Thursday, October 15, 2015

Cheap shots: Democratic debate

Well, OK. I say the Democrats won. Sanders supporters and Clinton supporters alike had to feel reassured about how the party would do if their own candidate lost the primary, and Sanders and Clinton themselves set a great example in their insistence on disagreeing with each other respectfully. As someone who has had a fairly positive impression of both, I was a little more able to see what's wrong with them: more bothered than before by what looks to me like Green Lanternism on Sanders's part (I'm less concerned about his electability than what he would do if elected, which looks like not much, since as he says he needs a "political revolution" to carry out his program, whereas what he's likely to get is a GOP House and a very hostile press), and by Clinton's ability to make up a record to please any audience (especially on that TPP question, minor though it probably is in the long run). But I'm glad she called herself a progressive so decisively and forthrightly, knowing the line would get pulled out as a sound bite by all sides, and I'm glad he presents such a good example of sticking to his guns.

Something is not rotten in the state of Denmark

Most annoying moment for us self-described socialists:

Yes, Matty. Then again he may be a little ahead of Clinton, who says:
But we are not Denmark. I love Denmark. We are the United States of America. And it's our job to rein in the excesses of capitalism so that it doesn't run amok and doesn't cause the kind of inequities we're seeing in our economic system.
But we would be making a grave mistake to turn our backs on what built the greatest middle class in the history...
I wonder what she thinks the Danish government has done over the past decades other than reining in the excesses of capitalism so it doesn't run amok and cause inequities, through worker protections (beginning 1873), environmental regulation, consumer protection, a pretty stiff but highly progressive personal income tax (with a top marginal rate of 59% and equal treatment of wages and capital gains, but a lower corporate tax rate than France, Germany, Belgium, Spain, Norway, Netherlands, and Ireland), and so on.

It is not socialist in the sense of nationalizing the means of production; unlike the French government, which has large holdings in industries like air transport and automobile manufacturing, the Danish government owns only companies involved in the distribution of public goods: railways, broadcasting, the power grid (but not the power), and the lottery, like any other European country including Conservative Britain (true, Britain privatized the railroads—quadrupling the amount of money the government is on the hook for to £4 billion a year from £1 billion in the 1990s—and renationalization is the most popular item on Jeremy Corbyn's list, but then UK's National Health Service is a far more nationalized system than Denmark's, where municipal governments, not the national government, pay for health care, and own the hospitals, but doctors are self-employed).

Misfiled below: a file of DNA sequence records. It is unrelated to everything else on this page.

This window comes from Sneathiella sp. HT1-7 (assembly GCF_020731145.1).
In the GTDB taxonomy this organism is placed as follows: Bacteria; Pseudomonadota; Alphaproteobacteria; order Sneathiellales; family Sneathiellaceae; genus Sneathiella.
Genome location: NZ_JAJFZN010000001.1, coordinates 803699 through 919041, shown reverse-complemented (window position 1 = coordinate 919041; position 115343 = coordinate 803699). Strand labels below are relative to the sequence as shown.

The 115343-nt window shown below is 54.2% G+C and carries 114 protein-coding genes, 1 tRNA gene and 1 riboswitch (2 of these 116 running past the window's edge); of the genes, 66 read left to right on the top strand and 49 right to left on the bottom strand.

Capitalism exists in Denmark and the other Nordic countries, and it's doing just fine, thanks! Denmark has one of the highest-performing stock markets in the world, with a 2014 return of 20.5%. Forbes magazine ranked Denmark as the "Best Country for Business" in 2014. But the excesses of capitalism are well reined in, with a Gini at 0.25 the lowest in the OECD (that's income inequality—in wealth inequality Denmark's 1% is doing disgustingly well, in fact).

Some of my best clients are black. Well, one of them.

Most embarrassing moment, from Jim Webb on the "do #blacklivesmatter?" question, which he was unable to answer correctly:
We're talking about criminal justice reform, I risked my political life raising the issue of criminal justice reform when I ran for the Senate in Virginia in 2006. I had democratic party political consultants telling me I was committing political suicide.
We led that issue in the congress. We started a national debate on it. And it wasn't until then that the Republican Party started joining in.
I also represented a so-called war criminal, an African American Marine who was wounded -- who was convicted of murder in Vietnam, for six years. He took his life three years into this. I cleared his name after -- after three years.
You'd never know his Senate crusade for criminal justice reform was about the mattering of black lives, though, because he never used the words "black" or "African American" or "race" when talking about it. But the way he brings up this one single ambiguous case from when he was a military lawyer (the case of Pfc. Samuel A. Green, one of a five-man patrol that murdered 16 noncombatant Vietnamese women and children in the village of Son Thang in February 1970, who was possibly treated more leniently than he deserved and certainly more leniently than some of his white companions, and thus hardly a victim of racial bias) is like a confession of how weak his record is.

No starbursts

Funniest Republican reaction:

Rich Lowry:
The CNN debate was like Jeb Bush swooping in and dominating a debate against Jim Gilmore, George Pataki and Lindsey Graham, and everyone concluding he’s a marvelous performer and it’s time for the bed-wetters to stop worrying about his candidacy.
You wish, Sparklepants. Bush wouldn't have a chance. I have no opinion on Gilmore (I can identify him if you show me his picture and ask "which Republican candidate is this?" by the fact that he's the one I feel I've never seen before), and Pataki is pure asshole and always has been, but as for Graham, he may be a fool and a fraud, but he's at least animated, and amusing, and has some information to impart, lots of it wrong no doubt. He'd run away with that sucker, and Jebbie's donors would be more worried than ever.

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